What happens after you order:
This is a downloadable PDF Pattern with full instructions, so there’s no waiting, and no shipping costs. You can start on your project right away.
Be sure to download your pattern directly to your computer or device, so you can access it again later.
How to make the jackrabbit:
- Print the pattern on card stock.
- Cut out the pieces and tape them together.
- Add a few bits of crumpled foil to give him a nice nose, more softly rounded cheeks, and eyelids. (The pattern shows you exactly how to do each step.)
- Add one layer of paper mache to your larger-than-life jackrabbit wall sculpture.
- Paint it, and you’re done.
To make it even easier, you can use my paper mache clay recipe instead of paper strips and paste. You can find the recipe in the Art Library on this site.
Note: The pieces on this particular pattern are quite small, so you’ll need patience to put your jackrabbit together. When you’re done you’ll have a realistic sculpture you can mount directly on the wall, as shown above, or you can attach him to a wooden plaque for that ‘faux trophy mount’ look.
I used newsprint for the spotted fur on the jackrabbit shown above, but you can use acrylic paint, instead. Clear fingernail polish will make his eyes bright and shiny.
Watch the video below to see how easy it is to use this pattern:
To make this paper mache sculpture you will need:
- 110# card stock (you can find it in the office supply department at WalMart)
- A printer
- Clear plastic tape (like Scotch tape) or Peel N’ Stick Clear Laminate Adhesive Shelf Liner*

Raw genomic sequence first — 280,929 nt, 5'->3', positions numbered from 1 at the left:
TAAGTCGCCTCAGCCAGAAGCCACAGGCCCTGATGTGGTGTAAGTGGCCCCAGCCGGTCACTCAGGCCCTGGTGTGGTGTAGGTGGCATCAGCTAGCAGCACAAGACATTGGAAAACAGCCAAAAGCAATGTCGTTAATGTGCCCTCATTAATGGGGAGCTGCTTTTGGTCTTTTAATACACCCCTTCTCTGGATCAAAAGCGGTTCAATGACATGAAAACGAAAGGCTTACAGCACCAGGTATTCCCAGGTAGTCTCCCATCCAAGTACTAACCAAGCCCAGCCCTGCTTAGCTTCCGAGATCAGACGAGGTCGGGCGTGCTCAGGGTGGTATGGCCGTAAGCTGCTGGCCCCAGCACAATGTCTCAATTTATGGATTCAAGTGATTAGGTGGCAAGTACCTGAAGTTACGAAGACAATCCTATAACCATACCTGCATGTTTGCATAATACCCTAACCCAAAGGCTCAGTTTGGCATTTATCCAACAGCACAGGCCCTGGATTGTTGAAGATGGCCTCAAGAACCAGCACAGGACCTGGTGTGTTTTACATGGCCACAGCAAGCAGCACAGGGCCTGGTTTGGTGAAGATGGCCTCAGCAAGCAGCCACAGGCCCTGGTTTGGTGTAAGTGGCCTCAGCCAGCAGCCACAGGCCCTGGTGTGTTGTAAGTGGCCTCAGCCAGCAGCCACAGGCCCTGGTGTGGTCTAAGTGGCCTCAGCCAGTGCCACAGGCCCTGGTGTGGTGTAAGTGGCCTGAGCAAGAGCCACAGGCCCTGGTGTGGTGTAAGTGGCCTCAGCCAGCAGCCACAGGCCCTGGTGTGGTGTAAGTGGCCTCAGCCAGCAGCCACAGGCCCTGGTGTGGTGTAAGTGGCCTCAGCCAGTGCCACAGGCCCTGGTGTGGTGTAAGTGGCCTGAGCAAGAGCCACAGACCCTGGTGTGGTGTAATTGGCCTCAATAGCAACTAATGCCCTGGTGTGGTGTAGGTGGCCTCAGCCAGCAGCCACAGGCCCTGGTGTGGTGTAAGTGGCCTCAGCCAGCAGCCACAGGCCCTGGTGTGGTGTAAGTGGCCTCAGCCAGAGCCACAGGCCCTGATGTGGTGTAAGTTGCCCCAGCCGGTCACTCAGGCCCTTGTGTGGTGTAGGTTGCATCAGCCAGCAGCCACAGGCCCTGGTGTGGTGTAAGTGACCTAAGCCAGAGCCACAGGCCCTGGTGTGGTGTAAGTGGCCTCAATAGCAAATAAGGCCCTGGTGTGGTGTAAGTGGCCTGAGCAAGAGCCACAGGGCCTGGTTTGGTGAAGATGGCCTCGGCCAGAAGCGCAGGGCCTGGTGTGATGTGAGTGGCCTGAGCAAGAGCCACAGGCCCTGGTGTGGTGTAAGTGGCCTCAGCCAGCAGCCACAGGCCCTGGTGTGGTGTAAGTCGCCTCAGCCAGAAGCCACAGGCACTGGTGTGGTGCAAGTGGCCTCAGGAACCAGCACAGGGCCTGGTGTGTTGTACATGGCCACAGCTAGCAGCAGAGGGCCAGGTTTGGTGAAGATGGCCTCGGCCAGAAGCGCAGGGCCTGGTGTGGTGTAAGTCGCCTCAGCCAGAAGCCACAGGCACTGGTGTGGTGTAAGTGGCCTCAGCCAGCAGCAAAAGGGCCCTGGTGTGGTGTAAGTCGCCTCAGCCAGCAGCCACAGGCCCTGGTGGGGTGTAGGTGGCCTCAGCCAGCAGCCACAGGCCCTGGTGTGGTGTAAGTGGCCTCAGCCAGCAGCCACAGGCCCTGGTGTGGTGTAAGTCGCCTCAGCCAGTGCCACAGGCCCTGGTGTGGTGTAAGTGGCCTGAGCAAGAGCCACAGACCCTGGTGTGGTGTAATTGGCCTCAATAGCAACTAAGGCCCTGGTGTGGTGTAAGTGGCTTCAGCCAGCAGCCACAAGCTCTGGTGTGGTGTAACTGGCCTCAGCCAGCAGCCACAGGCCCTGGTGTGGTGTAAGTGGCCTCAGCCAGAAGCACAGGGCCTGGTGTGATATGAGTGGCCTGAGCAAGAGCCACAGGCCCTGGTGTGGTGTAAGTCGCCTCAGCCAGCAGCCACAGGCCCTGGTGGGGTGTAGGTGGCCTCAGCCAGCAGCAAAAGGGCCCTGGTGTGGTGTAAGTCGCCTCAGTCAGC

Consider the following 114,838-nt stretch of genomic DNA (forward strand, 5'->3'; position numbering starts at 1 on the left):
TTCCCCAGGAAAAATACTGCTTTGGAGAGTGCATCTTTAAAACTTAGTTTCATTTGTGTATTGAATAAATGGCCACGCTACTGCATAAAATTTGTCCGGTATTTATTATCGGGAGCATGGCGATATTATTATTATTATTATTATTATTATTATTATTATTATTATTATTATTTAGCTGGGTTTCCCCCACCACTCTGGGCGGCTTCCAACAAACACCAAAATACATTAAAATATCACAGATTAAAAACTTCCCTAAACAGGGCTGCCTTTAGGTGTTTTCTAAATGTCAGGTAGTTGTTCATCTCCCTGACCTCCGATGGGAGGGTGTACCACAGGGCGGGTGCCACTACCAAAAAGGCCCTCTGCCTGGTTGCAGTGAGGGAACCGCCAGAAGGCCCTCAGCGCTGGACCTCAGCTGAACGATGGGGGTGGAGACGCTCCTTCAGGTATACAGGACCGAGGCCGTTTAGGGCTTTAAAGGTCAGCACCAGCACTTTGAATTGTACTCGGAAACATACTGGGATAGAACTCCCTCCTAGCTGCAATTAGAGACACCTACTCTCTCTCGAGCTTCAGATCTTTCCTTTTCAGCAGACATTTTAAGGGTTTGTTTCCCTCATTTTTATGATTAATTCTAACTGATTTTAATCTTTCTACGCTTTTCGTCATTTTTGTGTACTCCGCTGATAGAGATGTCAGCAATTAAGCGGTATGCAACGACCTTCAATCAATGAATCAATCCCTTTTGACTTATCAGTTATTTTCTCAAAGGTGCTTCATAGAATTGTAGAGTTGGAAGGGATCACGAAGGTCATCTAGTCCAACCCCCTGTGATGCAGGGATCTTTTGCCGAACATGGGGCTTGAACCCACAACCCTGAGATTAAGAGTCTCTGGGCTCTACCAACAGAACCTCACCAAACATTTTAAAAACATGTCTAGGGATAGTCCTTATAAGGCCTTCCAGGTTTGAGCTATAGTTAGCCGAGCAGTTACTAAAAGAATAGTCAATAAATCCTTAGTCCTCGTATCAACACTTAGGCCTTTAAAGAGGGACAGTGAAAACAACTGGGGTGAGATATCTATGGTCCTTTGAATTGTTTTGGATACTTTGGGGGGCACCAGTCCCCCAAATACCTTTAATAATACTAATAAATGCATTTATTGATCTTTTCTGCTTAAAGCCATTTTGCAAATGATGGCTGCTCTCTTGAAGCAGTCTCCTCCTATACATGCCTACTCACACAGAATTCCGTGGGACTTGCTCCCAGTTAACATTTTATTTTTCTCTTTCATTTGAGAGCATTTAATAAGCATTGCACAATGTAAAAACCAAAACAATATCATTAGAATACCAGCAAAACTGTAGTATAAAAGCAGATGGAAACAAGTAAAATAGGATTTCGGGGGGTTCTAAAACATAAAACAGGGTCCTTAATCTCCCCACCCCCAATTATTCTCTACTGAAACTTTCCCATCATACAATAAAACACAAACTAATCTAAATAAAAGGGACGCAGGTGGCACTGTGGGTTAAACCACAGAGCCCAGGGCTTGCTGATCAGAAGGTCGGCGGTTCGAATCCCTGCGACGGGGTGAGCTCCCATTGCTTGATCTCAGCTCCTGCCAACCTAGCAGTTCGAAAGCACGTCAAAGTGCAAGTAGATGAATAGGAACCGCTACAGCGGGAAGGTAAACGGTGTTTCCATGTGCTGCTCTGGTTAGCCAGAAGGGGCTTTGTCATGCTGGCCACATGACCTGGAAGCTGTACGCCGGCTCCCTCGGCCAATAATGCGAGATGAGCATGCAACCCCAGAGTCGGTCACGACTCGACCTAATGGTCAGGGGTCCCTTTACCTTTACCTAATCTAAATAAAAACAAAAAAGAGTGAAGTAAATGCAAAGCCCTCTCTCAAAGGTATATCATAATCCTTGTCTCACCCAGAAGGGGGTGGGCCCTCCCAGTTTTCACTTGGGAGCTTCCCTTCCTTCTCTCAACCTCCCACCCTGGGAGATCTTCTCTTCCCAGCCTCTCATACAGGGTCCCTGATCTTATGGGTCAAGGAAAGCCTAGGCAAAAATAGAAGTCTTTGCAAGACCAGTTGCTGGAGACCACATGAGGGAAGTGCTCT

- 1 1/2” Styrofoam balls for the eyes
- Glue gun, to attach the eyes
- Masking tape (both narrow and wide)
- Aluminum foil, shredded paper or foam packing peanuts for stuffing inside the pattern to support it.
- Paper Mache (use paper strips and paste, or paper mache clay. Recipes can be found in the Paper Mache Art Library.
- Acrylic Paint and Acrylic Medium
- Matte acrylic varnish
*You can find clear shelf liner this in the housewares department of Walmart, or order it online. Or just use plastic tape. It’s to keep the card stock from getting wet when you add paper mache.
Do you have a question or need help with your pattern?
I love questions!
There are two ways to contact me:
The fastest way to get an answer is to leave a comment on this page. I read all comments and answer them as soon as I can, usually within a few hours. Some of my readers might also chime in to help – we have a very supportive community here on this site.
If you prefer to reach me privately, you can send me an email. I’ll try to respond as quickly as I can, but if you don’t hear back from me within 24 hours, assume the cyberspace gremlins ate your email and try again.